Block on Trump's Asylum Ban Upheld by Supreme Court
The love that binds is not enough to create a legally binding contract, the Ohio Supreme Court has ruled.
In a 6-1 decision, Ohio's highest court affirmed a legal principle settled by Ohio case law in the 1800s: Love and affection are not consideration for a contract.
The case involved a cohabitating couple and proceeds from the sale of their house, The Columbus Dispatch reports. A March 2005 contract gave Frederick Ormsby, 57, of Medina, Ohio, the first $324,000 in proceeds from the sale; the rest would go to his then-fiancée Amber Williams.
But in a June 2005 contract, the couple agreed to split the home-sale proceeds 50/50 if they ever broke up -- which they did in 2008.
In the June contract, Frederick Ormsby offered to give up his guaranteed share of proceeds for a 50/50 split, the court held. But Amber Williams offered only love and affection in the contract.
“There is no detriment to Amber in the June 2005 document, only benefit,” the Ohio court wrote in invalidating the June contract.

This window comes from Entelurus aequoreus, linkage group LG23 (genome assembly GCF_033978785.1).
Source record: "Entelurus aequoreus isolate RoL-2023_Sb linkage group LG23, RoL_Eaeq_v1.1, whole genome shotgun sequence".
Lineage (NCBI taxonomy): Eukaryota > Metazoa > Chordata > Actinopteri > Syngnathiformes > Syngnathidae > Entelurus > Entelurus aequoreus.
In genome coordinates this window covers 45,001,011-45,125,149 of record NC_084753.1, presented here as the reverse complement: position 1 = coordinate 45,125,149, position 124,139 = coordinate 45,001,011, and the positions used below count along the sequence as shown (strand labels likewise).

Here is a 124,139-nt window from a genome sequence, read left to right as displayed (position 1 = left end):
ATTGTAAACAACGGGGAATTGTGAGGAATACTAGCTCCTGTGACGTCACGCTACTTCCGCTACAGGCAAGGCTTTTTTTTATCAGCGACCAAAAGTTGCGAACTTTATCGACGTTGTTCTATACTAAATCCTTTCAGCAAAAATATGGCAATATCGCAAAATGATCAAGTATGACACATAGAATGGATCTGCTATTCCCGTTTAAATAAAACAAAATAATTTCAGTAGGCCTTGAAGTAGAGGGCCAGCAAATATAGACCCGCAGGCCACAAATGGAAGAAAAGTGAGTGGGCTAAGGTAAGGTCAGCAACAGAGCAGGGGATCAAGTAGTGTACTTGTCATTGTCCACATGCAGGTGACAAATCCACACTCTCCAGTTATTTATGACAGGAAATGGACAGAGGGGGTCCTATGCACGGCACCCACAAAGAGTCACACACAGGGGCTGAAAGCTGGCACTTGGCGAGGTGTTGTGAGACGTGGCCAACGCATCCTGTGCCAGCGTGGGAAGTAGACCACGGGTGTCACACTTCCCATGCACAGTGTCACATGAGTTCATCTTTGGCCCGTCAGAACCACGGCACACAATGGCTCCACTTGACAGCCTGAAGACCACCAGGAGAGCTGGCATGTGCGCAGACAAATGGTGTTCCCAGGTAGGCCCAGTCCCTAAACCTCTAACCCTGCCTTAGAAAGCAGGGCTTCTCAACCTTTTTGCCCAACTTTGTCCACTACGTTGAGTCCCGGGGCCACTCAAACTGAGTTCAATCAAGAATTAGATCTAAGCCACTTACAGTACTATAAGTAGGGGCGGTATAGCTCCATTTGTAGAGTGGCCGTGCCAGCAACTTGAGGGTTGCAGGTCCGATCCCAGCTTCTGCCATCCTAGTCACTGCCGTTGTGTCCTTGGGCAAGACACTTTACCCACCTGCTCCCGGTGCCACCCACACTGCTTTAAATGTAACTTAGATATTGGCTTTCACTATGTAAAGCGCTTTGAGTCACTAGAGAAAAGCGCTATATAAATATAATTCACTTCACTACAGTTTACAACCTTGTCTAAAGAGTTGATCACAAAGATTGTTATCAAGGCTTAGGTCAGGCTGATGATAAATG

To form a legally binding contract, both parties must agree to offer something of value — called consideration in contract law. There is no set amount of consideration required, but a court may invalidate a contract if there’s no consideration at all.
Because Williams offered no consideration in the June contract, the March contract controls, the court held.
But in a partial dissent, Justice Paul Pfeifer argued Amber Williams offered more than just “love and affection.” Had the house sold for $1 million, for example, Williams would have made about $700,000 under the March contract — but just $500,000 under the June contract, Pfeifer explained. That shows the June contract was supported by valid consideration and should have been upheld, Pfeiffer said.
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